Whether the weight scales and the scales of justice are coming into conflict is a question some people have begun to ask because of a recent employment policy in New Jersey.
The Borgata Casino in Atlantic City, N.J., recently implemented an "appearance policy" for its cocktail servers and bartenders.
The policy affects people in the casino's "Costumed Positions," a term that describes 200 of the casino's employees, including bartenders and servers. The new addition to the appearance policy places restrictions on these employees' weights for the duration of their casino employment.
Borgata officials, who declined an interview, outlined their policy in an e-mailed statement, " For these Costumed Positions, associates will be permitted up to a 7 percent weight gain during the length of his/her employment from the weight he/she has at the time of hire and/or weight establishment. Should he/she exceed the 7 percent, Borgata will pay for a weight-reduction program while the associate is put on a leave of absence for a maximum of 90-days …We believe the policy in place is not only legal and non-discriminatory, it is also fair."
The "weight establishment" referred to in the statement applies to current employees who were hired before the new policy came into existence. Present employees were required to attend a weigh-in to establish the weights that will be used as a base weight for their future weigh-ins, taking place periodically during the employee's tenure with the casino.
In addition to defining the weight-gain policy, the statement also clarified Borgata's policy toward pregnant women, stating that pregnant employees will be given "transitional costumes" for 180 days, and upon returning will be given 90 days to achieve appearance standards, with access to a weight-reduction program during that time.
If employees do not reach the standards at that time, they will then be given 90 more days on an unpaid leave of absence to achieve their goal, with the company paying for the employees' health care costs and weight-reduction program.
Diana Zuckerman, president of the National Research Center for Women and Families in Washington D.C., has been following the situation in Atlantic City closely.
"They told the employees that the weigh-in would be done on Monday morning, and then surprised them with it at a breakfast on the Friday before," Zuckerman said. "They did not even let them eat breakfast. It has been found that people, especially women, weigh less in the early morning compared to later on in the day, so they could gain something like 4 pounds throughout the day just through natural fluid gain."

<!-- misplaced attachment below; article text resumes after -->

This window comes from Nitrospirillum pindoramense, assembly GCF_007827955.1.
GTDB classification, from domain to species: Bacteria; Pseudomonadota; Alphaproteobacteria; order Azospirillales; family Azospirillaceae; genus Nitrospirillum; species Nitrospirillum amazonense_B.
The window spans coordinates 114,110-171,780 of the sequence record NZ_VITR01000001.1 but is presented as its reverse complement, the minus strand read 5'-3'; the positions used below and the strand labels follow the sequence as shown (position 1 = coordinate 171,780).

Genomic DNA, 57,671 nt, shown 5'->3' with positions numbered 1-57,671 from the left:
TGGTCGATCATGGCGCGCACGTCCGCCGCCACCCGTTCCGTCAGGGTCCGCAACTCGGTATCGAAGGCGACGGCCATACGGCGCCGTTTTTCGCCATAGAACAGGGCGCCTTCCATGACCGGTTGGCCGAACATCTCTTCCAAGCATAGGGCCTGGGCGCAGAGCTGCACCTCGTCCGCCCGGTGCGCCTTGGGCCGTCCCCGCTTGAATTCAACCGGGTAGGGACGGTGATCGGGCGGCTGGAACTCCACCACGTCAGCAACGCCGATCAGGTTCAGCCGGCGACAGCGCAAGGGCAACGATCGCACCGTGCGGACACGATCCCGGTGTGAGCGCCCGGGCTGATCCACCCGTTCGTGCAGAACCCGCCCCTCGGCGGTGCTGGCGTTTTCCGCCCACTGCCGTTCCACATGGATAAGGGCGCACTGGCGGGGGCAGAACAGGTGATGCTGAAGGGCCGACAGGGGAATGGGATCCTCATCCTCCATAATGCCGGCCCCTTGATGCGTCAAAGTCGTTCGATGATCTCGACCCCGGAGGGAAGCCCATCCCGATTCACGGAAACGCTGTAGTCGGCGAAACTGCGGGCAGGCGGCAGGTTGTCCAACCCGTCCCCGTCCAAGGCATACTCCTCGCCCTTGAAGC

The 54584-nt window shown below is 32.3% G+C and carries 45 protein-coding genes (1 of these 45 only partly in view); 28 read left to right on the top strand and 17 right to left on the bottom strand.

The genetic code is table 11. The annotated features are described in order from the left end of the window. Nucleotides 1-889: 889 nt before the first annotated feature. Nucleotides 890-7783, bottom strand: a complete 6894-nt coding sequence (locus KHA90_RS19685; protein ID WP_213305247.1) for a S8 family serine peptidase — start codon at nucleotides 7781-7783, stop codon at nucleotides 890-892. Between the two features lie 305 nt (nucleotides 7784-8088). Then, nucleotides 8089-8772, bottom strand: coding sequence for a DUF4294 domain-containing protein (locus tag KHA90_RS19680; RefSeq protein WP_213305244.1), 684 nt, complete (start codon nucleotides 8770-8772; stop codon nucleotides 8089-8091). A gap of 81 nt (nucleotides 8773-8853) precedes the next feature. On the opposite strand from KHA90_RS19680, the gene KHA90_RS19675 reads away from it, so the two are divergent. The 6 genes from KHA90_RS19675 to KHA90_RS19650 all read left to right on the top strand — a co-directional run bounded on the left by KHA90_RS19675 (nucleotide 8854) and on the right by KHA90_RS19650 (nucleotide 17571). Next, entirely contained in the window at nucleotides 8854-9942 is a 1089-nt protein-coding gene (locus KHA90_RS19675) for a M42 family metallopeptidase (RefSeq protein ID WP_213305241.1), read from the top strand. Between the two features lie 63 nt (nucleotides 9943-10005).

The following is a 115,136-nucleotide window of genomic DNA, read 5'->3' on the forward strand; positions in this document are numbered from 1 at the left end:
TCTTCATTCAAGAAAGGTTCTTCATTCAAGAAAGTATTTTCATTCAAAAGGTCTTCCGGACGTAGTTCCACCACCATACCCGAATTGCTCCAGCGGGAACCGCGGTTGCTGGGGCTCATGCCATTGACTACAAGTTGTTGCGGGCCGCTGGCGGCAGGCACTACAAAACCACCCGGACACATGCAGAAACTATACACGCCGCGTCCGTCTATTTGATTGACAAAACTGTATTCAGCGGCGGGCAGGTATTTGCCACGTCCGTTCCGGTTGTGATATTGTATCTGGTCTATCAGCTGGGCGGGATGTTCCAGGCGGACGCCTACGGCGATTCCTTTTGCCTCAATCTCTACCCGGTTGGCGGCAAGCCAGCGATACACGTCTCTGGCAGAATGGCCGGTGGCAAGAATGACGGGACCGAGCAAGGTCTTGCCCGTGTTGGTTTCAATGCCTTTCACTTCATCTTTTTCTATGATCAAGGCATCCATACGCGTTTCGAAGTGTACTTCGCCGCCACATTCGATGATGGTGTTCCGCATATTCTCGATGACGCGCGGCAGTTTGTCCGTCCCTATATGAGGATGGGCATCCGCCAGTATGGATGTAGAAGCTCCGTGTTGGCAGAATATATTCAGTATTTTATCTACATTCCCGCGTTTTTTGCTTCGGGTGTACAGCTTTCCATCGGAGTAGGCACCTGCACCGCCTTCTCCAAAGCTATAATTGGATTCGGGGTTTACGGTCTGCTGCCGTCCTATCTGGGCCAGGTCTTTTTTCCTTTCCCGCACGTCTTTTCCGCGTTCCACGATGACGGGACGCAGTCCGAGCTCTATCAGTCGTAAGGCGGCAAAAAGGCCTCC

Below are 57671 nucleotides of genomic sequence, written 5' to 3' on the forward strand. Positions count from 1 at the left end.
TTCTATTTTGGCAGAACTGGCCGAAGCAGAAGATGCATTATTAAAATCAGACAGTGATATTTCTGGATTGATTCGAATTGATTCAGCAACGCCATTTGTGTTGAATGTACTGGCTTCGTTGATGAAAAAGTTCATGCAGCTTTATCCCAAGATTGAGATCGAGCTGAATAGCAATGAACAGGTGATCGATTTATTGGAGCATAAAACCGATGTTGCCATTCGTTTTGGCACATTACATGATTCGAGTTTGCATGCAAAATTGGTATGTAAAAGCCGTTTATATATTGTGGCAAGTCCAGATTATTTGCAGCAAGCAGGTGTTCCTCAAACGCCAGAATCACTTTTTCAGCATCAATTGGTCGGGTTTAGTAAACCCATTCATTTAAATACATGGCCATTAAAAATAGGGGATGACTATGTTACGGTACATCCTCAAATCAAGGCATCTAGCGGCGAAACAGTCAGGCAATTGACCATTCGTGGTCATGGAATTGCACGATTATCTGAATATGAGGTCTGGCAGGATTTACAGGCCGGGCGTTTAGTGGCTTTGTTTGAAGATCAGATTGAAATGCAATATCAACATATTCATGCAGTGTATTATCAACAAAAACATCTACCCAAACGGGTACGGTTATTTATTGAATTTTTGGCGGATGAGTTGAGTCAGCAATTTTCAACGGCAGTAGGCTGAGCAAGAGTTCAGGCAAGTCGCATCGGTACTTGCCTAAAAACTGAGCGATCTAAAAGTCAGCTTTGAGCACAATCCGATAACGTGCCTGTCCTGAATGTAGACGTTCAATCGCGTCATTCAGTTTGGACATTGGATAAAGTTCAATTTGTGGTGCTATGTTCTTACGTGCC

Along with the surprise weigh-in, Zuckerman has various other issues with the Borgata policy of weight-related employment.
"There are already a fair amount of eating disorders that are now going to be exacerbated by the new policy at the casino. This is not a policy to prevent fat people from working at the casino; most of the women there weigh somewhere around 100 pounds and are already concerned about their weight," Zuckerman said. "They do not need to tell them to watch their weight, they already have an incentive to do that on their own. Now, if one of these women are put on a medication that causes weight gain, like birth control can, they will be worried about losing their job."
Zuckerman feels that the policy is especially unfair to women, although men are also being subjected to it.
"With a 7 percent weight-gain policy, a man who weighs 185 pounds has a lot more room for weight gain than a woman who weighs a 100 pounds," Zuckerman said. "In addition to demeaning, this is just not a friendly company policy."
Although Zuckerman describes the policy as unfriendly, it is not illegal, said John Jostad, a CSU student affairs in higher education law professor. It does affect both men and women and does not discriminate against pregnant women.
He explained why the policy does not violate employment law.
"Generally speaking, the employer can make workplace rules regarding dress/appearance and apply those standards uniformly. An employer may, correspondingly, discipline employees for a failure to comply with those standards," Jostad wrote in an emailed interview. "Fairness is not a legal standard … The issue from an employment law perspective is whether the policy adversely affects a protected class, e.g. race, national origin, sex, age, and if it does not, it will probably be valid."